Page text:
Cardinal Richard Cushing Left
a Stamp on the Political Landscape
By Peter F. Stevens
Second of three articles.
“I’m no theologian,” Cardinal Richard Cushing liked to say. His self-deprecating humor notwithstanding, Cushing had no trouble wading into battles theological, economic, parochial, and political.
His predecessor, the aristocratic, autocratic Cardinal William Henry O’Connell, had wielded statewide political clout that could make or break a man’s chances of holding any office from city councilor to governor. The urbane cleric could – and did – steer his flock toward candidates he favored.
In virtually every way, the rough-hewn, genial Cushing, a son of South Boston and a man who had risen from a hardscrabble youth to a “prince of the church,” differed from the sophisticated O’Connell. In one way, the two prelates were joined at the proverbial hip: each was committed to expanding and cementing the Catholic Church’s hard-won influence in Boston and beyond. Cushing also reached out to the Jewish community and other denominations to advance the common good for the poor and the physically and mentally handicapped.
Cushing, named archbishop in 1944 and a cardinal in 1958, followed O’Connell’s blueprint for picking moments when church and political interests intersected, to Cushing’s way of thinking. As historian Thomas H. O’Connor describes in his classics The Boston Irish: A Political History and Boston Catholics: A History of the Church and Its People, Cushing first threw his influence in a decidedly public way behind a politician in 1949. O’Connor writes: “Coincidentally but significantly, the new archbishop’s ecumenical approach was also clearly in tune with the political exhortations of Mayor John B. Hynes, who had defeated James Michael Curley in November 1949 and who was urging the citizens of Boston to put aside their differences and work together for the renewal and reconstruction of the city.”
It was a momentous development, O’Connor notes, “to have the prestigious religious leader of the community voicing the same humanitarian ideals and moral sentiments as the city’s political leader…”
Cushing acknowledged that politics had always burned within him, and in a 1968 interview with Time, he revealed that, as a young man, he had once weighed politics as a career versus his evolving vocation: “Originally, I wanted to be a politician. I used to make money speaking for politicians from the back of wagons. I spoke for Jim Curley. I spoke for the suffragettes and the anti-suffragettes—anyone who would pay me. This was all outdoors—that’s how I developed this present style of talking indoors. Then the priest said, ‘If you do any more speaking for politicians or any other cause, I’m never going to give you a letter to the seminary.’”
Cushing’s long and close relationship with the Kennedys proved pivotal in John F. Kennedy’s landmark run for the presidency in 1960. A man whose deep Irish roots defined his persona and his heart, Cushing’s rough-and-tumble Southie upbringing starkly contrasted with the “lace-curtain Irish” label that embodied the Kennedys long before John’s presidential campaign. Cushing helped infuse even Irish Americans resentful of the Kennedys’ perceived “airs” with the idea that no matter what, the Kennedys had spring from the ould sod and a JFK triumph would prove once and for all that the Irish and Catholics had made it in America, had finally passed through the “Golden Door.” Cushing also worked tirelessly to tamp down non-Catholics’ fears that a Kennedy victory would put the pope in the White House. When the votes were counted – controversially in Chicago and West Virginia – and JFK was elected president, he owed much in political terms to the Boston cardinal.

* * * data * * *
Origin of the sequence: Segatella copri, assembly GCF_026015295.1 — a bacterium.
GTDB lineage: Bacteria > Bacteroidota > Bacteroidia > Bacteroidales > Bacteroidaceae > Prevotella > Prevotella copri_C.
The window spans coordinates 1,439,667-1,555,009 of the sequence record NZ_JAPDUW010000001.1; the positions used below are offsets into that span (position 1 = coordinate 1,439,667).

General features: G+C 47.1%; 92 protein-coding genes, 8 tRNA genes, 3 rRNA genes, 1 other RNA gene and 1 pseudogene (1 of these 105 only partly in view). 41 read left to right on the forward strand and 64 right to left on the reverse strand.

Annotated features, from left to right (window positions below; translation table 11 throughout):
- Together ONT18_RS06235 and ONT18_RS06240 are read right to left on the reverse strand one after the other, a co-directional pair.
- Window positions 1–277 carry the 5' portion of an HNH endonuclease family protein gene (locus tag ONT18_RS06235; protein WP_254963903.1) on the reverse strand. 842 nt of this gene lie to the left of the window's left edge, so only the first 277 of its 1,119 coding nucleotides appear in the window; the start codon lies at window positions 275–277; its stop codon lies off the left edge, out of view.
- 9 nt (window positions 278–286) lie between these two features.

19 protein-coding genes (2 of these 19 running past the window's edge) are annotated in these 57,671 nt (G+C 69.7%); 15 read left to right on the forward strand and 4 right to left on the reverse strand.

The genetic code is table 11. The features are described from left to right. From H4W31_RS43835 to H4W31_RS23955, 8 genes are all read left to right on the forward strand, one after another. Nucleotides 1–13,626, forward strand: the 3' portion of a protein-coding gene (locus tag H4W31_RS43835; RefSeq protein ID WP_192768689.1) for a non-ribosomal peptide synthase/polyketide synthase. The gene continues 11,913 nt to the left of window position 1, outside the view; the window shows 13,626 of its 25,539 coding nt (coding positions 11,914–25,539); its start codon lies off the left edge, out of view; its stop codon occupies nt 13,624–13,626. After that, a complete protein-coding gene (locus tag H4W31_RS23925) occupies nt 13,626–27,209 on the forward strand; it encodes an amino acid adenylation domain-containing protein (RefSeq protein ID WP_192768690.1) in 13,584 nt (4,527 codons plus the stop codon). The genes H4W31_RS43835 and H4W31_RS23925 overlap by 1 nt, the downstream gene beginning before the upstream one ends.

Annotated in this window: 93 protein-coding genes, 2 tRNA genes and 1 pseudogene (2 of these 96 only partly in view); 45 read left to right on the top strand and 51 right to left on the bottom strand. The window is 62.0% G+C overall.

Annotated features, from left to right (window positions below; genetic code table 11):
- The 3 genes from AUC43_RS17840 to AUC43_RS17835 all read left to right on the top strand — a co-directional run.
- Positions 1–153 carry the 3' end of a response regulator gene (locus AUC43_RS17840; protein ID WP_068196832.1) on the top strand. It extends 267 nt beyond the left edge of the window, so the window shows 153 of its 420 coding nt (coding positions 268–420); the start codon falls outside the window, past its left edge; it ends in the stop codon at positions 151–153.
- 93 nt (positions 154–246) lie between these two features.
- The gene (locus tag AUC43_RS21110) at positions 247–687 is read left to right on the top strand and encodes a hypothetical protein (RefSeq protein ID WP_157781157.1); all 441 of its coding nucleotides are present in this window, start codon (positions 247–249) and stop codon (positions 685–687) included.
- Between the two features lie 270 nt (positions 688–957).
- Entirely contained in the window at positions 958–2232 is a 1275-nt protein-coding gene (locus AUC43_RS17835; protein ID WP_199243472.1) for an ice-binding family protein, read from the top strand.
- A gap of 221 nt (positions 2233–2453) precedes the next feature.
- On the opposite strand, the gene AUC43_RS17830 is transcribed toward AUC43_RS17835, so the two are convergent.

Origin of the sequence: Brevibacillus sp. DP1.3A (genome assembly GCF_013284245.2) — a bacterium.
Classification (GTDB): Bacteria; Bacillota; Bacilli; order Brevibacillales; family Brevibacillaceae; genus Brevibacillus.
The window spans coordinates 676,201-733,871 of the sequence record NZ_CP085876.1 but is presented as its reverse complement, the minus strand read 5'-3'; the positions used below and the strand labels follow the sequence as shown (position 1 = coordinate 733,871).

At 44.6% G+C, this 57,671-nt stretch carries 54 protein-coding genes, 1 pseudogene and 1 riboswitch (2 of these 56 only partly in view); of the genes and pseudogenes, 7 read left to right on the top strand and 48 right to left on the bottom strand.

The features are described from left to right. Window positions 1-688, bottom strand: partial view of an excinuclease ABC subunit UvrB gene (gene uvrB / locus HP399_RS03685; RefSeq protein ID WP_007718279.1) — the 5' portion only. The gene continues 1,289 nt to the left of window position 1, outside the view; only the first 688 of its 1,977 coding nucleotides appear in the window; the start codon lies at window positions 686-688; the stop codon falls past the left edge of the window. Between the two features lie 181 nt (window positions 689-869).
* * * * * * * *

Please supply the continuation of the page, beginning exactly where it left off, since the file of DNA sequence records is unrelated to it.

In his long friendship with the Kennedys, Cushing’s loyalties were fierce, even if he chided family members in private for various transgressions. He had married Jack and Jackie in 1953 in Newport, at a church fittingly designed by Irish immigrant and architect Patrick Kiely, who had also built Boston’s Cathedral of the Holy Cross. Cushing baptized numerous children of the Kennedy clan, gave the invocation at JFK’s inauguration, in 1961, and delivered the eulogy at the slain president’s funeral mass in 1963 in Washington, D.C.
Proving every bit as formidable a friend as a prelate, Cushing publicly defended Jacqueline Kennedy when she married Aristotle Onassis in 1968. Cushing received reams of hate mail for his unpopular stance and was even upbraided by the Vatican.
Until his death, in November 1970, Cardinal Richard Cushing had followed the design O’Connell had crafted for politics and religion, but Cushing added his own touches. Without the aid of the South Boston cardinal, it is possible that John F. Kennedy might not have captured the White House. Ted Kennedy offered apt words for his family’s friend and benefactor on Sept. 8, 1970: “For three-quarters of a century [Cushing’s] life has been a light in a world that cries out for illumination. He will never have to account for his stewardship, for if his goodness is not known to God, no one’s ever will be.”
Next: The political impact and controversies of Cardinals Medeiros, Law, and O’Malley.